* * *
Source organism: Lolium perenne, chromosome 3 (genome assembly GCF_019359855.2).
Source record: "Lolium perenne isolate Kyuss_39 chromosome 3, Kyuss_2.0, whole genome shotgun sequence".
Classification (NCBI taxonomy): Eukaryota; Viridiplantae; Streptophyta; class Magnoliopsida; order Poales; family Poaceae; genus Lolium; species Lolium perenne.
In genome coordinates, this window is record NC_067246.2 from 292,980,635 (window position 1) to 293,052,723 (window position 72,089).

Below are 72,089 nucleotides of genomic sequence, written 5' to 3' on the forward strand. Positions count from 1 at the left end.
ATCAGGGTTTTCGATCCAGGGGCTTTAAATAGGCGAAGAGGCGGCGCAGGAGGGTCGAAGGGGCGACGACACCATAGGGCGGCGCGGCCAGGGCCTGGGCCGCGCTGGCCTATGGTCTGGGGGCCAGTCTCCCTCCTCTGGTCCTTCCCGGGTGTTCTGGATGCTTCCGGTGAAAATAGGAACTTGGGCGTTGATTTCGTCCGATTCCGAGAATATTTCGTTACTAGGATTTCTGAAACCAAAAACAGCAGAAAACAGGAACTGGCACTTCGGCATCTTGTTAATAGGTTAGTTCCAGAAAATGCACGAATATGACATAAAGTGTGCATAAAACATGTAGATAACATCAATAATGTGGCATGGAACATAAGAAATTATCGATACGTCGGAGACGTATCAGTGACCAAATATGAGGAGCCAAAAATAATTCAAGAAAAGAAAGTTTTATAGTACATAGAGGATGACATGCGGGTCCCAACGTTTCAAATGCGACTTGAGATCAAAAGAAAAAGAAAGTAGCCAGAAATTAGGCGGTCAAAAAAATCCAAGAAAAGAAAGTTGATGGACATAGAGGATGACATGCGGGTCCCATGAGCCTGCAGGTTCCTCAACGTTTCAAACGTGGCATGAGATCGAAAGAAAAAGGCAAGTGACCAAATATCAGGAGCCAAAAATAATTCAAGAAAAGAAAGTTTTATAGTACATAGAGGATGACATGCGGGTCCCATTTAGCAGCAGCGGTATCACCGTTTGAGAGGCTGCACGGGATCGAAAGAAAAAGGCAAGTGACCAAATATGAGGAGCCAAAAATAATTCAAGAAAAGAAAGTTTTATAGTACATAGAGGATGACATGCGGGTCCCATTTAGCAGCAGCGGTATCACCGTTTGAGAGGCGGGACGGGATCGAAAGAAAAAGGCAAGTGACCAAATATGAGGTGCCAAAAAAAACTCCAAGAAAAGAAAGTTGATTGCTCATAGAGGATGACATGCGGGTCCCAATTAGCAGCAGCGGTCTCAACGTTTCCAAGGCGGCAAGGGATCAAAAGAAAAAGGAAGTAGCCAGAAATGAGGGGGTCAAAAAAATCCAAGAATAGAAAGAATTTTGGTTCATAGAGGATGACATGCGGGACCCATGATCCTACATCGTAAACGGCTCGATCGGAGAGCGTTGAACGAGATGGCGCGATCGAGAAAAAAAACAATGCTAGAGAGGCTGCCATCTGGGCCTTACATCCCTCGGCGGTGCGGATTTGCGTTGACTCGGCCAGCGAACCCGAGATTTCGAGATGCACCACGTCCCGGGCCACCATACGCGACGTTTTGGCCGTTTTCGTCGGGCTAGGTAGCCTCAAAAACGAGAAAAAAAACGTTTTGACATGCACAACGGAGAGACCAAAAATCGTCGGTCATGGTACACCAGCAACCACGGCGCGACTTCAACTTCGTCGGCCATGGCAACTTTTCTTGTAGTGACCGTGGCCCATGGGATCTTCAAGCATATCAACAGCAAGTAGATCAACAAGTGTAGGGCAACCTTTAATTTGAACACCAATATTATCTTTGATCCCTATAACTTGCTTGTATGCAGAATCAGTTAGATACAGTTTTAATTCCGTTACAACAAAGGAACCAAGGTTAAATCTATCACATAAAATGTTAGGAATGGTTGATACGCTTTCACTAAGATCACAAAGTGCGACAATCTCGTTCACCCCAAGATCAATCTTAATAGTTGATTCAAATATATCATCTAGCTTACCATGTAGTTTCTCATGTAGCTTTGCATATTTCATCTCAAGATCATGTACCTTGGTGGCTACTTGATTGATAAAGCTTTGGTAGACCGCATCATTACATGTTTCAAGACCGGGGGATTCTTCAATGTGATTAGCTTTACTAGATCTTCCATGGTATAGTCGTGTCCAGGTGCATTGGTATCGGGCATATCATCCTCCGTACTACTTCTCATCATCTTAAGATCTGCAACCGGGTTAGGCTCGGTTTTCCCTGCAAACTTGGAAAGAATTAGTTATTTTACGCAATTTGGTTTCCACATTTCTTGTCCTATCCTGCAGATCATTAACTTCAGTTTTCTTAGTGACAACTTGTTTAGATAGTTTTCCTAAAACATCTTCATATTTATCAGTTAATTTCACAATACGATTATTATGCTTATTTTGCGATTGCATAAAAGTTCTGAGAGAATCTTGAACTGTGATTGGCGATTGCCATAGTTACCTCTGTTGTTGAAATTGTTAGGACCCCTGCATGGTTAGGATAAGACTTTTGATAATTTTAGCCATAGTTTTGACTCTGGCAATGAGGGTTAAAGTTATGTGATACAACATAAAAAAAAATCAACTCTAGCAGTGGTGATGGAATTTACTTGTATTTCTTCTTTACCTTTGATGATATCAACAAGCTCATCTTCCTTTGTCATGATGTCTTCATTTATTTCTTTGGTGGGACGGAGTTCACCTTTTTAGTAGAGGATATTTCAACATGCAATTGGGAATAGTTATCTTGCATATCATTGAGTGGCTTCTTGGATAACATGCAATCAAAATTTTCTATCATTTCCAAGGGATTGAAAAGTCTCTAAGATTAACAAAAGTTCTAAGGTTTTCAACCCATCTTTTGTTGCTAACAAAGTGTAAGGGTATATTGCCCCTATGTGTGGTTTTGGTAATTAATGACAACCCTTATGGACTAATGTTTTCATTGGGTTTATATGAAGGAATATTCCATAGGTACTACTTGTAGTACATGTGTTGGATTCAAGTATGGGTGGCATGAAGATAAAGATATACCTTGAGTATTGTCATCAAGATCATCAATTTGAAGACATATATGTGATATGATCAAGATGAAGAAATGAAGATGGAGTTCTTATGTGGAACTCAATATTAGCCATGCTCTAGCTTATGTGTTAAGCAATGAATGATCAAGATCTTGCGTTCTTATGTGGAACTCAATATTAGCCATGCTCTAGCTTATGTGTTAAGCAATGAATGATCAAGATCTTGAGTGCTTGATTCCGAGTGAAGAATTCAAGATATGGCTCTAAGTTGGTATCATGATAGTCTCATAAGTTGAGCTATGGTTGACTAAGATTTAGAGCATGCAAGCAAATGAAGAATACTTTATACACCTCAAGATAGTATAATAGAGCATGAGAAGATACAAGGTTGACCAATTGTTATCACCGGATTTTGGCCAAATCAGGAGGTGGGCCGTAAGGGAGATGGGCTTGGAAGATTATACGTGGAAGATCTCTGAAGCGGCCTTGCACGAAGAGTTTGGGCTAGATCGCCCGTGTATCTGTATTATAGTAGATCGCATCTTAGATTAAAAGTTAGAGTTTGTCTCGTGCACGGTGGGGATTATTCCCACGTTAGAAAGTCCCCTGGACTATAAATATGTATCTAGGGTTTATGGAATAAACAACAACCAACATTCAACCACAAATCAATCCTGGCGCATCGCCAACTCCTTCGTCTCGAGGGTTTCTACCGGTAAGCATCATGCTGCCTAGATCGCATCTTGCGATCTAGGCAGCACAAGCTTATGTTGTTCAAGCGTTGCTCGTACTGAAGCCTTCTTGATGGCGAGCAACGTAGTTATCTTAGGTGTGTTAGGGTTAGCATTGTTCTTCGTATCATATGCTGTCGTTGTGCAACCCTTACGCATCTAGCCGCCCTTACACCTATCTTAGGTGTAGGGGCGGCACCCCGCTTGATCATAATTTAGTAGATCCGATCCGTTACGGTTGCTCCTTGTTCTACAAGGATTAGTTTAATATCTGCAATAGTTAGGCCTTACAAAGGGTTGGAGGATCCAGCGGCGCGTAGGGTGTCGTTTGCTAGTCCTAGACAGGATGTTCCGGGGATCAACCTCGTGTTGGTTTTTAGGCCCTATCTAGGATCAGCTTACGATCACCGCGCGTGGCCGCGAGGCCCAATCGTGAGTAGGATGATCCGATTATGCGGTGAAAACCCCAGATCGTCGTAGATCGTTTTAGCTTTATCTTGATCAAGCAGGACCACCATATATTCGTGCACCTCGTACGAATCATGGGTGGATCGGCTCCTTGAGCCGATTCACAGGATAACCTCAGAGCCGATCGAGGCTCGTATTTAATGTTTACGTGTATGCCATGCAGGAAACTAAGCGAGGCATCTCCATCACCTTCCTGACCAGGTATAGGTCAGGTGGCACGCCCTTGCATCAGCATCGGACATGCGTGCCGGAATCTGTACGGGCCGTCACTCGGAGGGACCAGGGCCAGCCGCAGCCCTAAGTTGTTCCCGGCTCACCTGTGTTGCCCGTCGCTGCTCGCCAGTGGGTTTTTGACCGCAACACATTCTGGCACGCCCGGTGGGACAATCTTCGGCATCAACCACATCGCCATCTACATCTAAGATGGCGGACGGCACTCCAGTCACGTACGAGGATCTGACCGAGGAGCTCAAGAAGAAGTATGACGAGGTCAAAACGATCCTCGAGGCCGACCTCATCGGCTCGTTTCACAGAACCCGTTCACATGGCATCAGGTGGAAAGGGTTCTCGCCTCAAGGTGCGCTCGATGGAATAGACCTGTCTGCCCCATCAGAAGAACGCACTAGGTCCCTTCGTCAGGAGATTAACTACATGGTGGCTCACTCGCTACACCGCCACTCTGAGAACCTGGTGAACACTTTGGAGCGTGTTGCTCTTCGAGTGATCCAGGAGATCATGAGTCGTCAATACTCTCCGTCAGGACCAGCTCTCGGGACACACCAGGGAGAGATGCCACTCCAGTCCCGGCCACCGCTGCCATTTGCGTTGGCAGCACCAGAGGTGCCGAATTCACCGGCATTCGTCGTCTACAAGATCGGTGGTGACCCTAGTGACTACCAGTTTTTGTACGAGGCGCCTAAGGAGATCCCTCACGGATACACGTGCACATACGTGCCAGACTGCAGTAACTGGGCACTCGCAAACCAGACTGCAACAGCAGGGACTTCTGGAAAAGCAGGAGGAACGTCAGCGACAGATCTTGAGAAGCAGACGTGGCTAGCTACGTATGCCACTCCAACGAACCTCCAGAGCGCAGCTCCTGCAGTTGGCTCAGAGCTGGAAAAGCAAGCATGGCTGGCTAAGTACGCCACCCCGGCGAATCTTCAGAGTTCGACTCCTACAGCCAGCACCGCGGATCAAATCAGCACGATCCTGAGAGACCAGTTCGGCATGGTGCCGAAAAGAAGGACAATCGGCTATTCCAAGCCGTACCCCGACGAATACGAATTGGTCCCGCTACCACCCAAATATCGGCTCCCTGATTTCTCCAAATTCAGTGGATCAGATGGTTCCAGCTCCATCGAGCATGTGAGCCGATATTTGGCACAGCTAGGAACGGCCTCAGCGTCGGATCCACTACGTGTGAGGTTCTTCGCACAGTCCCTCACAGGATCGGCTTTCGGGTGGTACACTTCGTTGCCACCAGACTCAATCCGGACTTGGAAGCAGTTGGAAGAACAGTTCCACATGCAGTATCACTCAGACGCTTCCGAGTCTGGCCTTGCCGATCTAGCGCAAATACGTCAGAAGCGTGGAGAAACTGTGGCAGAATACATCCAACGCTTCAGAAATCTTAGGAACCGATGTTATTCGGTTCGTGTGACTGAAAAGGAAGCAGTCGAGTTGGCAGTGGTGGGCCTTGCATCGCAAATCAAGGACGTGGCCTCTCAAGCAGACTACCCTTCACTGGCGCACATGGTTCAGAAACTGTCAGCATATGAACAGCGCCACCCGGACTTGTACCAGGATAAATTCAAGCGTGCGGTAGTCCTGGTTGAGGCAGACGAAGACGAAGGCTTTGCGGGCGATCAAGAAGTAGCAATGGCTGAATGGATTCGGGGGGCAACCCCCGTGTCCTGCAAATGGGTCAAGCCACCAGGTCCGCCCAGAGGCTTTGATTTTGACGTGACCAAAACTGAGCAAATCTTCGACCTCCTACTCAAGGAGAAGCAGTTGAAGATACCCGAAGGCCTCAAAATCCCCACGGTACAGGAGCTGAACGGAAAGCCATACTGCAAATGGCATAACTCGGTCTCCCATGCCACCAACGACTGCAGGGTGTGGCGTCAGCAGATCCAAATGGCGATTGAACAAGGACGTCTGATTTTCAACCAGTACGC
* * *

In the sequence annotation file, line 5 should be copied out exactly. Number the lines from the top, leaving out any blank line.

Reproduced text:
Below are 72,089 nucleotides of genomic sequence, written 5' to 3' on the forward strand. Positions count from 1 at the left end.